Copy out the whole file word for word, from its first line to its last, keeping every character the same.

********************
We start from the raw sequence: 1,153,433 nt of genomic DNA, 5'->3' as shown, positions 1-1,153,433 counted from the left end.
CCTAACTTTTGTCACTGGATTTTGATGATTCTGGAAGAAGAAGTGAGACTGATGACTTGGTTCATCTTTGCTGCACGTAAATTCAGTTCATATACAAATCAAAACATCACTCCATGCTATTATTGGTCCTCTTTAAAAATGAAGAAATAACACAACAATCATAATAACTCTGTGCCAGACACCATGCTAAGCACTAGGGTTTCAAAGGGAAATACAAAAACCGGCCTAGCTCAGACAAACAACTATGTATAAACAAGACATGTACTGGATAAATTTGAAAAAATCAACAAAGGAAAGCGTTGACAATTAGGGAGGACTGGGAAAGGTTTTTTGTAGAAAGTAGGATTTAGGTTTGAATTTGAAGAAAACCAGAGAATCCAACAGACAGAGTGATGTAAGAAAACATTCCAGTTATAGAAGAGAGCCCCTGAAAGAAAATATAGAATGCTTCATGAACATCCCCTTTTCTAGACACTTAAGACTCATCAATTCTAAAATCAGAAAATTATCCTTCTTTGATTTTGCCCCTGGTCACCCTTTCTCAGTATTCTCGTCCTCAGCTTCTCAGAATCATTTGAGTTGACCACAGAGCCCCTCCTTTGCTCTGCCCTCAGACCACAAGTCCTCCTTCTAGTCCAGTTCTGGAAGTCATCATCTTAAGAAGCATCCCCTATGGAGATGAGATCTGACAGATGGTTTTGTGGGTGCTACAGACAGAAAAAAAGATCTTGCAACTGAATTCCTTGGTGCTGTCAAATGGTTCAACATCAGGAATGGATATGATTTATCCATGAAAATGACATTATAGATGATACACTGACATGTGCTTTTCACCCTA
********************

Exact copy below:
We start from the raw sequence: 1,153,433 nt of genomic DNA, 5'->3' as shown, positions 1-1,153,433 counted from the left end.
CCTAACTTTTGTCACTGGATTTTGATGATTCTGGAAGAAGAAGTGAGACTGATGACTTGGTTCATCTTTGCTGCACGTAAATTCAGTTCATATACAAATCAAAACATCACTCCATGCTATTATTGGTCCTCTTTAAAAATGAAGAAATAACACAACAATCATAATAACTCTGTGCCAGACACCATGCTAAGCACTAGGGTTTCAAAGGGAAATACAAAAACCGGCCTAGCTCAGACAAACAACTATGTATAAACAAGACATGTACTGGATAAATTTGAAAAAATCAACAAAGGAAAGCGTTGACAATTAGGGAGGACTGGGAAAGGTTTTTTGTAGAAAGTAGGATTTAGGTTTGAATTTGAAGAAAACCAGAGAATCCAACAGACAGAGTGATGTAAGAAAACATTCCAGTTATAGAAGAGAGCCCCTGAAAGAAAATATAGAATGCTTCATGAACATCCCCTTTTCTAGACACTTAAGACTCATCAATTCTAAAATCAGAAAATTATCCTTCTTTGATTTTGCCCCTGGTCACCCTTTCTCAGTATTCTCGTCCTCAGCTTCTCAGAATCATTTGAGTTGACCACAGAGCCCCTCCTTTGCTCTGCCCTCAGACCACAAGTCCTCCTTCTAGTCCAGTTCTGGAAGTCATCATCTTAAGAAGCATCCCCTATGGAGATGAGATCTGACAGATGGTTTTGTGGGTGCTACAGACAGAAAAAAAGATCTTGCAACTGAATTCCTTGGTGCTGTCAAATGGTTCAACATCAGGAATGGATATGATTTATCCATGAAAATGACATTATAGATGATACACTGACATGTGCTTTTCACCCTA